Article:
Dietary flavonoids: Role of (-)-epicatechin and related procyanidins in cell signaling

Cesar G. Fraga, Patricia I. Oteiza

Research output: Contribution to journalArticlepeer-review

177 Scopus citations


Plant polyphenols are among the most abundant phytochemicals present in human diets. Increasing evidence supports the health-promoting effects of certain polyphenols, including flavonoids. This review discusses current knowledge of the capacity of monomeric flavanols, i.e., (-)-epicatechin and (+)-catechin, and their derived procyanidins to modulate cell signaling and the associations of these actions with better health. Flavanols and procyanidins can regulate cell signaling through different mechanisms of action. Monomers and dimeric procyanidins can be transported inside cells and directly interact and modulate the activity of signaling proteins and/or prevent oxidation. Larger and nonabsorbable procyanidins can regulate cell signaling by interacting with cell membrane proteins and lipids, inducing changes in membrane biophysics, and by modulating oxidant production. All these actions would be limited by the bioavailability of flavanols at the target tissue. The protection from cardiac and vascular disease and from cancer that is associated with a high consumption of fruit and vegetables could be in part explained by the capacity of flavanols and related procyanidins to modulate proinflammatory and oncogenic signals.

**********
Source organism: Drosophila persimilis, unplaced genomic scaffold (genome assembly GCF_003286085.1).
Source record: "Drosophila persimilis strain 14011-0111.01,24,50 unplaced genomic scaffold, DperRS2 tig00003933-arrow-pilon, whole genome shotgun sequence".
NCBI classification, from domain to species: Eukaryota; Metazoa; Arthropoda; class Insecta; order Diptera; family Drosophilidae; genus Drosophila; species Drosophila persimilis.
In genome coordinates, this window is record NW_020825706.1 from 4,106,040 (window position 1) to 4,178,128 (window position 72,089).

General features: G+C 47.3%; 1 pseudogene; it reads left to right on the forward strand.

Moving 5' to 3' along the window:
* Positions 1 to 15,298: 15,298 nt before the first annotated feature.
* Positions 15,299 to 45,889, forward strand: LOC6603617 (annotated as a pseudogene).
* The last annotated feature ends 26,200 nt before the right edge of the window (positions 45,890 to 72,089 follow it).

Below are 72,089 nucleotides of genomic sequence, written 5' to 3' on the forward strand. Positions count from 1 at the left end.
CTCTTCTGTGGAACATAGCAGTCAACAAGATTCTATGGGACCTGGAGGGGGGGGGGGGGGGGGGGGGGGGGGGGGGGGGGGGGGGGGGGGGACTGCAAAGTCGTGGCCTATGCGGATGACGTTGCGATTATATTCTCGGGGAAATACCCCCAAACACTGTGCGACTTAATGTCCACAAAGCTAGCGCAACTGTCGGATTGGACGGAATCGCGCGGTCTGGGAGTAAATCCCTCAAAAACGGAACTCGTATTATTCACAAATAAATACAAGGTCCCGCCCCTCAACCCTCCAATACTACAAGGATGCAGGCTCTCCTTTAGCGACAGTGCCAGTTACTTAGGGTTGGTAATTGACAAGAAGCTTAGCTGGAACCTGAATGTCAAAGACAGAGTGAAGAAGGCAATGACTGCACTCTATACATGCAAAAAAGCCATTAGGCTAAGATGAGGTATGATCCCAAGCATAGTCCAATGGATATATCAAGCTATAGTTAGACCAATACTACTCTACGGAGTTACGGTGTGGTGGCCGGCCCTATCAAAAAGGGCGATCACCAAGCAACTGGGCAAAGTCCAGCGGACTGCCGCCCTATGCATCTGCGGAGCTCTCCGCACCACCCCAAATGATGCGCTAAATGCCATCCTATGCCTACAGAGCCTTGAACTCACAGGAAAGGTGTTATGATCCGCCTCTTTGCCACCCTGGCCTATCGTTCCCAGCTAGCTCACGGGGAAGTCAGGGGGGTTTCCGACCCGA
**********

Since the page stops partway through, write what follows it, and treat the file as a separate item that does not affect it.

Original languageEnglish (US)
Pages (from-to)813-823
Number of pages11
JournalFree Radical Biology and Medicine
Issue number4
StatePublished - Aug 15 2011


  • Antioxidant
  • Cardiovascular
  • Flavonoids
  • Free radicals
  • Inflammation
  • Intestine
  • Oxidative stress
  • Polyphenols

ASJC Scopus subject areas

  • Biochemistry
  • Physiology (medical)


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